Home » Documents » USNI News-CNA Fleet and Marine Tracker: Oct. 3, 2017


USNI News-CNA Fleet and Marine Tracker: Oct. 3, 2017

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The USNI News Fleet and Marine Tracker is sponsored by CNA.
These are the approximate positions of the U.S. Navy’s deployed carrier strike groups and amphibious ready groups throughout the world as of Oct. 3, 2017. In cases where a CSG or ARG is conducting disaggregated operations, the map reflects the location of the capital ship.

Total U.S. Navy Battle Force:

280

Ships Underway

Deployed Ships Underway Non-deployed Ships Underway Total Ships Underway
38 37 75

Ships Deployed by Fleet

Fleet Forces 3rd Fleet 4th Fleet 5th Fleet 6th Fleet 7th Fleet Total
3 0 1 24 15 51 94

In Hong Kong

USS Ronald Reagan (CVN-76) transits the Philippine Sea on Sept. 20, 2017. US Navy Photo

USS Ronald Reagan (CVN-76) is at anchor in the port of Hong Kong along with guided-missile destroyer USS Chafee (DDG-90).

The two ships are part of the Navy’s forward-deployed Task Force 70, the service’s largest operational battle group.

The task force is composed of Carrier Air Wing (CVW) 5 and Destroyer Squadron (DESRON) 15. The leadership of both the task force and DESRON 15 have changed following continuing results of investigations following two fatal collisions in the Western Pacific.

In Sasebo, Japan

Amphibious assault ship USS Bonhomme Richard (LHD-6) prepares to pass Japan Maritime Self-Defense Force general purpose destroyer JS Kirisame (DD 104) on its return to Commander, U.S. Fleet Activities Sasebo on Sept. 25, 2017. US Navy Photo

USS Bonhomme Richard (LHD-6) returned to homeport in Sasebo, Japan, on Sept. 25 after four months of operations in the Western Pacific.

In the Red Sea

Marines and sailors with the 15th Marine Expeditionary Unit and America Amphibious Ready Group conduct physical training aboard the flight deck of the amphibious assault ship USS America (LHA-6). US Navy Photo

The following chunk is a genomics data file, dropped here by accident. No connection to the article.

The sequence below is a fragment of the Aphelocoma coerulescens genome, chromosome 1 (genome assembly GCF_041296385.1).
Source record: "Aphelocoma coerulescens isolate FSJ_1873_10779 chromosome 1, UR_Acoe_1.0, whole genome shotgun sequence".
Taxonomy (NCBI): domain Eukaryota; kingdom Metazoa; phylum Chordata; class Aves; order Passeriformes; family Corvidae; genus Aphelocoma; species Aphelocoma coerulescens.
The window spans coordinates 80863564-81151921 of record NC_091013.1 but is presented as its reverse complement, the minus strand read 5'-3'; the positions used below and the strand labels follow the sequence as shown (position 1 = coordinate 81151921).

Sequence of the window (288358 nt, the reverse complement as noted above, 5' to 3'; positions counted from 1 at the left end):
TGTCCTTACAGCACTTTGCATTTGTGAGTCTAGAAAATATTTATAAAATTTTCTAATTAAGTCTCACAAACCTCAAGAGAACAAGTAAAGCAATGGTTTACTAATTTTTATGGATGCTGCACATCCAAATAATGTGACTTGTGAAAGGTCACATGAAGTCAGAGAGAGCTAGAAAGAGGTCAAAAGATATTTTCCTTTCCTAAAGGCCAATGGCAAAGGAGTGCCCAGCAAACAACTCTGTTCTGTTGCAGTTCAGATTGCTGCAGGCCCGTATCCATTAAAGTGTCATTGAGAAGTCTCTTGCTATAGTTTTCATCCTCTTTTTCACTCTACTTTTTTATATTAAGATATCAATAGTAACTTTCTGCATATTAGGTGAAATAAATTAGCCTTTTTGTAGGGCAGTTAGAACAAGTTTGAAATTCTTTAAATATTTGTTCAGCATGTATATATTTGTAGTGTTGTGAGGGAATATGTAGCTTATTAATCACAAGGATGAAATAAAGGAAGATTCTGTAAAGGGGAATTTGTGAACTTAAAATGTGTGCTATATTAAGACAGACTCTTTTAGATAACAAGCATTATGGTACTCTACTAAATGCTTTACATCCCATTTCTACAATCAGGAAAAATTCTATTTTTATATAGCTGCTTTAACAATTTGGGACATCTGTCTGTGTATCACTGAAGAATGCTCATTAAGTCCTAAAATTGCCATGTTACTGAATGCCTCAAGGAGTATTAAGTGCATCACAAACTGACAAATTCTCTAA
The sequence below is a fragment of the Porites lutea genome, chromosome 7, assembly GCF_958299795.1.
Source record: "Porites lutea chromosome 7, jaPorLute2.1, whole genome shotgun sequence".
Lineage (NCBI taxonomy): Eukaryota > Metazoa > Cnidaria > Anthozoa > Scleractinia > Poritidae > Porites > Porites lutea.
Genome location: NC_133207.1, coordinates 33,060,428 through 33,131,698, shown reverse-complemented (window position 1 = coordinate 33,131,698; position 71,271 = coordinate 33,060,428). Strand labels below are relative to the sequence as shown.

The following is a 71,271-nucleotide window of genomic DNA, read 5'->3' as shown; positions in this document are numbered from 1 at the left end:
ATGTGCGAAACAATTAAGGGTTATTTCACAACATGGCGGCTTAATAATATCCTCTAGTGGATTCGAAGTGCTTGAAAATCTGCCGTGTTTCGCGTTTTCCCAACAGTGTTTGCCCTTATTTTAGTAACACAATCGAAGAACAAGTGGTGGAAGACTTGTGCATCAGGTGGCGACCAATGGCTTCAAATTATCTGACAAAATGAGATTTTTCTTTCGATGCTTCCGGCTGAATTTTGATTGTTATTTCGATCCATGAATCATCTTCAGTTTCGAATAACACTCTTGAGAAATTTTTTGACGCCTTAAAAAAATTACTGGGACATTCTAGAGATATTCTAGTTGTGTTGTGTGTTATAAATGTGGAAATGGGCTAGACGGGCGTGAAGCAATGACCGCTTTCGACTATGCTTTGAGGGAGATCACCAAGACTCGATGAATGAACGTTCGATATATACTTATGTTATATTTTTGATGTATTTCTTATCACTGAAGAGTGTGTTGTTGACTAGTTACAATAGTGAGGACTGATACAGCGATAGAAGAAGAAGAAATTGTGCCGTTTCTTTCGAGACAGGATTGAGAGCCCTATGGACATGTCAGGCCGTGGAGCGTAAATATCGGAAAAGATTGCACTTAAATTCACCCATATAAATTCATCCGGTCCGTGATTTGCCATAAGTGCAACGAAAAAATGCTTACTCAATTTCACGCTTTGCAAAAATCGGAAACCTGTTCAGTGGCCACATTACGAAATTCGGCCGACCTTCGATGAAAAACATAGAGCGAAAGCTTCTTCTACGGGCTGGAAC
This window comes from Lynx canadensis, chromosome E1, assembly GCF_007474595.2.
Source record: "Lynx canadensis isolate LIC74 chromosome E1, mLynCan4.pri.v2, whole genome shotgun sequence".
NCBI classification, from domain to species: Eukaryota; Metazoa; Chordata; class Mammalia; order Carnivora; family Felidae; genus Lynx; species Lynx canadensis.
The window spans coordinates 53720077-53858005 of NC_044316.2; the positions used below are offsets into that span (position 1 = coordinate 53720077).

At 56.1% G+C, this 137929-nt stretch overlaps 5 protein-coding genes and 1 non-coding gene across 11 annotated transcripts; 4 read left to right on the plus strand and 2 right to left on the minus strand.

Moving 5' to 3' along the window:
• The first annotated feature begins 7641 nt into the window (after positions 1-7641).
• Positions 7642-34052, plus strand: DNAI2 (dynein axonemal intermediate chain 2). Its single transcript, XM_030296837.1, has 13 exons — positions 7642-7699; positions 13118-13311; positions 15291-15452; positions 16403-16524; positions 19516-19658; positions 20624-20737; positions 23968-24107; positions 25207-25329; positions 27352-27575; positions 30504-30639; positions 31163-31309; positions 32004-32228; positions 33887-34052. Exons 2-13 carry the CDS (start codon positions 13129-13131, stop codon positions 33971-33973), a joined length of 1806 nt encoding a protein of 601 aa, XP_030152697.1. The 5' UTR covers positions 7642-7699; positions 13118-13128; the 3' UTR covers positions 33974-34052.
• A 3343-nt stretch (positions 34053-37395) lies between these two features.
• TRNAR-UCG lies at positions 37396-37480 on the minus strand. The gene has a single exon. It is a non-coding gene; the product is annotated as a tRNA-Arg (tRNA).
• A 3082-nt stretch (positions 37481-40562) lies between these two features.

The America Amphibious Ready Group (ARG), 15th Marine Expeditionary Unit (MEU) and Amphibious Squadron (PHIBRON) 3 are operating in the Red Sea.

The ARG includes amphibious assault ship USS America (LHA-6), amphibious dock landing ship USS Pearl Harbor (LSD-52) and amphibious transport dock USS San Diego (LPD-22).

In the Persian Gulf

Sailors assigned to the aircraft carrier USS Nimitz (CVN-68) participate in a search and rescue drill on Sept. 17, 2017. US Navy Photo

The Nimitz Carrier Strike Group is conducting anti-ISIS strikes in Syria and Iraq in support of Operation Inherent Resolve.

The CSG has been conducting operations in the Persian Gulf since Aug. 1.

In the Western Atlantic and the Caribbean Sea

Hospital ship USNS Comfort (T-AH-20) departs Naval Station Norfolk to support humanitarian relief operations. US Navy Photo

USS Gerald R. Ford (CVN-78) is underway for training.

Amphibious assault ships USS Wasp (LHD-1) and USS Kearsarge (LHD-3) and dock landing ship USS Oak Hill (LSD-51), along with the Marines of the 26th MEU, are providing humanitarian relief efforts for Hurricanes Irma and Maria.

Hospital ship USNS Comfort (T-AH-20) got underway from Norfolk on Friday and is steaming toward Puerto Rico. Comfort changed her homeport to Naval Station Norfolk, Va., in March 2013, a move that placed the ship closer to supplies and the medical crew, most of which come from Naval Hospital Portsmouth, Va.

Comfort is credited with a top speed of 17 knots. At top speed, she will arrive off Puerto Rico by late today or early Wednesday.

Wasp has been re-tasked from providing humanitarian relief in Dominica to provide support for Puerto Rico.

In addition to these major formations, not shown are thousands of others sailors and Marines serving aboard submarines, individual surface ships, aircraft squadrons, SEAL teams, Special Purpose Marine Air-Ground Task Forces and other units around the globe.

  • leesea

    Other than the USNS Comfort, your trackers does NOT show the areas in which MSC Combat Logistics Force ships operate. Nor does it give the locations for any of the about 100 ship MSC operates in support of the USN and DOD. Why?

    • Thanks for the suggestion. We’ll look into the possibility.